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A walk in the park for Bonds
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10/05/2003  8:23 PM ET 
A walk in the park for Bonds
Marlins successful in pitching around slugger
tickets for any Major League Baseball game
Barry Bonds went 2-for-9 in the NLDS and scored three runs vs. the Marlins. (EPA/John G. Mabanglo)
MIAMI -- Florida manager Jack McKeon summarized his strategy on pitching to Barry Bonds the same way several times during the National League Division Series: "You're damned if you do, you're damned if you don't."

But for the most part, McKeon and the Marlins, who are now headed to the National League Championship Series after downing the Giants three games to one, managed to stay away from damnation either way, despite having little rhyme or reason to their decisions about what to do when facing the fearsome slugger.

Bonds did get some pitches to hit -- 17 of them, to be exact. That's how many of the 56 pitches he saw for strikes. But unlike the regular season, when Bonds would find a way to make the most of his precious few opportunities, he not only didn't homer the entire series (none of his Giants teammates did either), he also mustered only two hits in nine official at-bats.

The Marlins displayed absolutely no interest in pitching to Bonds in Game 1, issuing three walks (two intentional) while getting him to fly out once. The last two walks both helped manufacture a run, however, thanks to the clutch hitting of Edgardo Alfonzo, so perhaps that caused McKeon to become a little more aggressive to start Game 2.

Bonds got a hittable pitch in his first at-bat of that contest, and he cracked an RBI double. With a runner again on base his next time to the plate, Bonds didn't see anything he could hit, getting a four-pitch, but not intentional, walk, but Alfonzo made the Marlins pay with a two-run double.

"You pitch to him today and he doubles," said McKeon. "You pitch to him another time, he homers. You walk him, the next guy doubles. This is the problem you have with a guy of his caliber."

And yet, McKeon still preferred what he called the "lesser of two evils," walking Bonds intentionally his third time up in Game 2 to load the bases with one out for Alfonzo. This time, the strategy worked, as both Alfonzo and Benito Santiago popped out to end the threat.

Bonds' final at-bat of Game 2 was about the only slam-dunk decision for McKeon. The Marlins led by four in the eighth inning and Bonds led off the inning, getting a ball and fouling off one pitch before popping out in foul territory.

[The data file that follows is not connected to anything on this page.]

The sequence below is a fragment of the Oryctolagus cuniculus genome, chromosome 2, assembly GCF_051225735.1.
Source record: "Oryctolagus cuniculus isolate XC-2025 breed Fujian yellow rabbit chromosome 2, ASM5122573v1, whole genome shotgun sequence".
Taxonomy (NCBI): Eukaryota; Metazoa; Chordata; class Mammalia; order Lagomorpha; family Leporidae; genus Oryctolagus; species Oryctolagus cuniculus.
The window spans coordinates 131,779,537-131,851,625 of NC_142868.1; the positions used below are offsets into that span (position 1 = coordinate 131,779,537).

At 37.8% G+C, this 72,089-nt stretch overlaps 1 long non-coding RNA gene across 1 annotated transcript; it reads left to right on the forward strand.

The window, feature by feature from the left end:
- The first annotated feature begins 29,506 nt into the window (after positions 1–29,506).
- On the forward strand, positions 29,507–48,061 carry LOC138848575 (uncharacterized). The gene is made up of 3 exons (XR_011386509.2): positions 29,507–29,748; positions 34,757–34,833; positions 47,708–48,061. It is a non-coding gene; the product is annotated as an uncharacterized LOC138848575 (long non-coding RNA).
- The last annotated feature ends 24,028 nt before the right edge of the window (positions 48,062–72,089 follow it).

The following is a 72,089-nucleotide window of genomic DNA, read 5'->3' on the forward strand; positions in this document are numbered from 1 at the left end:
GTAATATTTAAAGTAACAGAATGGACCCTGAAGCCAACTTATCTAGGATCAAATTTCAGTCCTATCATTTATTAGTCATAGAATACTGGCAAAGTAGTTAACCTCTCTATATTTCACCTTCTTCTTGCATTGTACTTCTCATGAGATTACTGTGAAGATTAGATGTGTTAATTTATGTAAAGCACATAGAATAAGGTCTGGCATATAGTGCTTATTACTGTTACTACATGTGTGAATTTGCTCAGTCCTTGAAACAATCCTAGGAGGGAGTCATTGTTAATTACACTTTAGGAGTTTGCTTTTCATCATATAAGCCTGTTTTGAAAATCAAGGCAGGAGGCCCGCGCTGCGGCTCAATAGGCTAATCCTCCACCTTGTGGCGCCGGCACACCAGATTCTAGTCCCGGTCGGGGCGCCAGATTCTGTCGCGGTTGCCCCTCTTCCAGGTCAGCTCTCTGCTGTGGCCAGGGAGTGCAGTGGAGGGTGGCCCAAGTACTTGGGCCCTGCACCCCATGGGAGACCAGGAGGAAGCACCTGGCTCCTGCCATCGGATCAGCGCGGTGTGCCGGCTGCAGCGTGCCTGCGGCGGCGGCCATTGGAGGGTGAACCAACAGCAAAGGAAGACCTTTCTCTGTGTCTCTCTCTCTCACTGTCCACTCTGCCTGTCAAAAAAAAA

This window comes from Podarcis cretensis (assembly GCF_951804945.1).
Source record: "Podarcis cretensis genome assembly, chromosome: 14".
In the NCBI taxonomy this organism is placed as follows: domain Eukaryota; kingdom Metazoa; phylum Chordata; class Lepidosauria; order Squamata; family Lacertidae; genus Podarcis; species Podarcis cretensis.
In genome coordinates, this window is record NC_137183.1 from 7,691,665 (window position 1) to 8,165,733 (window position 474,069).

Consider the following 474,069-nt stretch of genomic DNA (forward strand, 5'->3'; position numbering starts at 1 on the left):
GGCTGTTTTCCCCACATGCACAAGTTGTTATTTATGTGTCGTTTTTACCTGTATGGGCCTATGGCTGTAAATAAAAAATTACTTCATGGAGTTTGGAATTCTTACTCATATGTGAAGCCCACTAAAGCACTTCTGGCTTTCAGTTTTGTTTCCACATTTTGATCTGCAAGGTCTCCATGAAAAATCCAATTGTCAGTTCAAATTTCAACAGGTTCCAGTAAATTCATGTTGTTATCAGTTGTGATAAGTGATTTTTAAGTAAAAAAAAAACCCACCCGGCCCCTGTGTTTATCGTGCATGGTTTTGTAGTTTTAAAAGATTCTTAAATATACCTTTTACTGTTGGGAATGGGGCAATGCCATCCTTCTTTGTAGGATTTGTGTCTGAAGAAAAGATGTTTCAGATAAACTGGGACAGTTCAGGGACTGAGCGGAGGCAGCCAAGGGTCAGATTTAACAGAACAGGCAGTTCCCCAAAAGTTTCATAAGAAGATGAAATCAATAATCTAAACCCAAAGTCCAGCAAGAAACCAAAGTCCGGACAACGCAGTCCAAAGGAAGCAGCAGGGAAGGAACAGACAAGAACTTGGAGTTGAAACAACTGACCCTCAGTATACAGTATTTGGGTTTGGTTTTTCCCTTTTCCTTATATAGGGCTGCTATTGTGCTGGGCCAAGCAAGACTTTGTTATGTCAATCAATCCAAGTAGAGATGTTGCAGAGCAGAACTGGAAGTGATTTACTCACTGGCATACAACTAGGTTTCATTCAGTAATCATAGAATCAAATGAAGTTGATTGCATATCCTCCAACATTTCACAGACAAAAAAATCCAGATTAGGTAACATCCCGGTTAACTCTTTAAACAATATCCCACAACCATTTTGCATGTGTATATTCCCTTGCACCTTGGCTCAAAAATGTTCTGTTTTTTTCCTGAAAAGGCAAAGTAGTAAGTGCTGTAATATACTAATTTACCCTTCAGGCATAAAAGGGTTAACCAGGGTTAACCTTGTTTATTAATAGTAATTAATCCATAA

Barry Bonds   /   LF
Height: 6'2"
Weight: 210
Bats/Throws: L/L

More info:
Player page
Stats
Splits
Hit chart
Giants site

In Game 3, with spacious Pro Player Stadium behind his pitchers, McKeon became a bit bolder, walking Bonds only twice (both intentionally) in six plate appearances. And of the four times Bonds reached base, on two walks, an infield single and an error, Alfonzo followed by also getting on base each time (three singles and a walk).

But the utter futility of the 6-7-8 spots in the lineup meant Bonds only ended up crossing home plate once in that game, neutralizing his outstanding on-base percentage (.556 for the series). In four games, Bonds scored three runs despite walking eight times, six times intentionally.

In his first time at bat during Game 4, Bonds fouled out, but he then hit a ball to the warning track in center his second time up. Yet despite that scare and three consecutive Giants hits off Dontrelle Willis to open the sixth, McKeon had the young lefty pitch to Bonds with two men on but first base open. Bonds lofted a sacrifice fly during the Giants' four-run, game-tying rally, his second and final RBI during the NLDS.

In his last plate appearance of the series, Bonds ended his season in fitting fashion, earning an intentional free pass with two out in the eighth inning of a tie game. Forced out by an Alfonzo grounder, Bonds was about to step into the on-deck circle when he saw the game -- and the Giants' season -- end with a play at the plate.

Who knows if Bonds would have gotten a chance if he'd made it to plate? Even Jack McKeon probably couldn't tell you.

Chris Shuttlesworth is an editorial producer for MLB.com. This story was not subject to the approval of Major League Baseball or its clubs.



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